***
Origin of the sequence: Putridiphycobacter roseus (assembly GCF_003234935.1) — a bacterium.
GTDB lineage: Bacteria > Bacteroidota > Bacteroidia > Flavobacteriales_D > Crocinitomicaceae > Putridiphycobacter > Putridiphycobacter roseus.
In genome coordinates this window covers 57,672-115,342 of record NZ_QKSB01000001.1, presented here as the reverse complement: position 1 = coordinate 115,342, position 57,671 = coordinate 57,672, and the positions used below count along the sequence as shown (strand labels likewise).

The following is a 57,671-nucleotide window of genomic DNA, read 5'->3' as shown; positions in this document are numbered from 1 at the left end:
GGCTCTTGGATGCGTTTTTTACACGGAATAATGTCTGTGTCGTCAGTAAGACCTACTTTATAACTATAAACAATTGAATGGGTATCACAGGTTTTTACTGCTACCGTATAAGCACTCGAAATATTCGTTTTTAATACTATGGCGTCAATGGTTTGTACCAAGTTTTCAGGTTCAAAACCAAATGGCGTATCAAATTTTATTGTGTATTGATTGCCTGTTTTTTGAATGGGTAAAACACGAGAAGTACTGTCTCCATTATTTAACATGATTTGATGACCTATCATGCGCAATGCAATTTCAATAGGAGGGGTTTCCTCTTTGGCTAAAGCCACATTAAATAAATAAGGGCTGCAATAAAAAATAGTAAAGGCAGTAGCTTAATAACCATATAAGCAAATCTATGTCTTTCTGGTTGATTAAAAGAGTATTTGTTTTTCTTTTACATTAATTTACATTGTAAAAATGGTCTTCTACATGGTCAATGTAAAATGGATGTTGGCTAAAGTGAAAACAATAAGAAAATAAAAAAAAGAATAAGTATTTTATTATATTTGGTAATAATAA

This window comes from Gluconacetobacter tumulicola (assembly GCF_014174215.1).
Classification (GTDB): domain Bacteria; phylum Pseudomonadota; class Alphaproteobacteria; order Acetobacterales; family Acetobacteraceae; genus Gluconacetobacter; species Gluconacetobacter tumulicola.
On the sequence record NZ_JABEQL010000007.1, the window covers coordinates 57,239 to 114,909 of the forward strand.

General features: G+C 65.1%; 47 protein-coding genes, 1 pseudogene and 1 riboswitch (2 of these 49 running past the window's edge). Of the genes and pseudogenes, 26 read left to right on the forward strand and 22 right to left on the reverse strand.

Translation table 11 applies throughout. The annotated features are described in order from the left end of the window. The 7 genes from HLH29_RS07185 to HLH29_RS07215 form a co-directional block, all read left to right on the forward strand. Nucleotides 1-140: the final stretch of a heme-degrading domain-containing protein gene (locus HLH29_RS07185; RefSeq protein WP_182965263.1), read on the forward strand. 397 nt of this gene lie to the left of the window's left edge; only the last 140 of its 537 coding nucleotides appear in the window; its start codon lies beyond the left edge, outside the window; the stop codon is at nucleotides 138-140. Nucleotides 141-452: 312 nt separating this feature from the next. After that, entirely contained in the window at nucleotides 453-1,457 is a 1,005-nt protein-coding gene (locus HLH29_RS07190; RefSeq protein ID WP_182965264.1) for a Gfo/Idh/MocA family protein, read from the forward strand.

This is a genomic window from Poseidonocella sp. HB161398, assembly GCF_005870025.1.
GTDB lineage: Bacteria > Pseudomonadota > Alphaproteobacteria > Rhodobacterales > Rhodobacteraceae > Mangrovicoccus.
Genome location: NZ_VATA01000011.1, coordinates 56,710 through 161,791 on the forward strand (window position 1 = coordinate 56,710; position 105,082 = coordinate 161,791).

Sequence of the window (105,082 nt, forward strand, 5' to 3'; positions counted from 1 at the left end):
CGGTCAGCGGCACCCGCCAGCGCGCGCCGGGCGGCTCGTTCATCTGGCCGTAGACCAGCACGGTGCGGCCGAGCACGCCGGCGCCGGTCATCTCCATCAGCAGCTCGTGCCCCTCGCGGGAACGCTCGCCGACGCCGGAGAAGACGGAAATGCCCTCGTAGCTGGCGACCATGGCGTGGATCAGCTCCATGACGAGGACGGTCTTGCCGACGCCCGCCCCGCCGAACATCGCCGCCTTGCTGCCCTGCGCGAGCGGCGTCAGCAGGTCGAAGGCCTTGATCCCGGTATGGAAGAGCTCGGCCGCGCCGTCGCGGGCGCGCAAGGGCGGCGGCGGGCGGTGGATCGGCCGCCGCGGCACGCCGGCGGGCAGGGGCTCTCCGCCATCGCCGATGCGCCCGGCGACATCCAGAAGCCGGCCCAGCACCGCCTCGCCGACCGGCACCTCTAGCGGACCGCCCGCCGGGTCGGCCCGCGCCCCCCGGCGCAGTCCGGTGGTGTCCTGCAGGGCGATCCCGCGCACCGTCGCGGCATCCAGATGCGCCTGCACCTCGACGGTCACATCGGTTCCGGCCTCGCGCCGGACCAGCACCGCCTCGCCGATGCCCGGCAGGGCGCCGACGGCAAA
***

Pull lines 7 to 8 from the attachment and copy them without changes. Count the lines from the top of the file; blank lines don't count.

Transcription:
Classification (GTDB): domain Bacteria; phylum Pseudomonadota; class Alphaproteobacteria; order Acetobacterales; family Acetobacteraceae; genus Gluconacetobacter; species Gluconacetobacter tumulicola.
On the sequence record NZ_JABEQL010000007.1, the window covers coordinates 57,239 to 114,909 of the forward strand.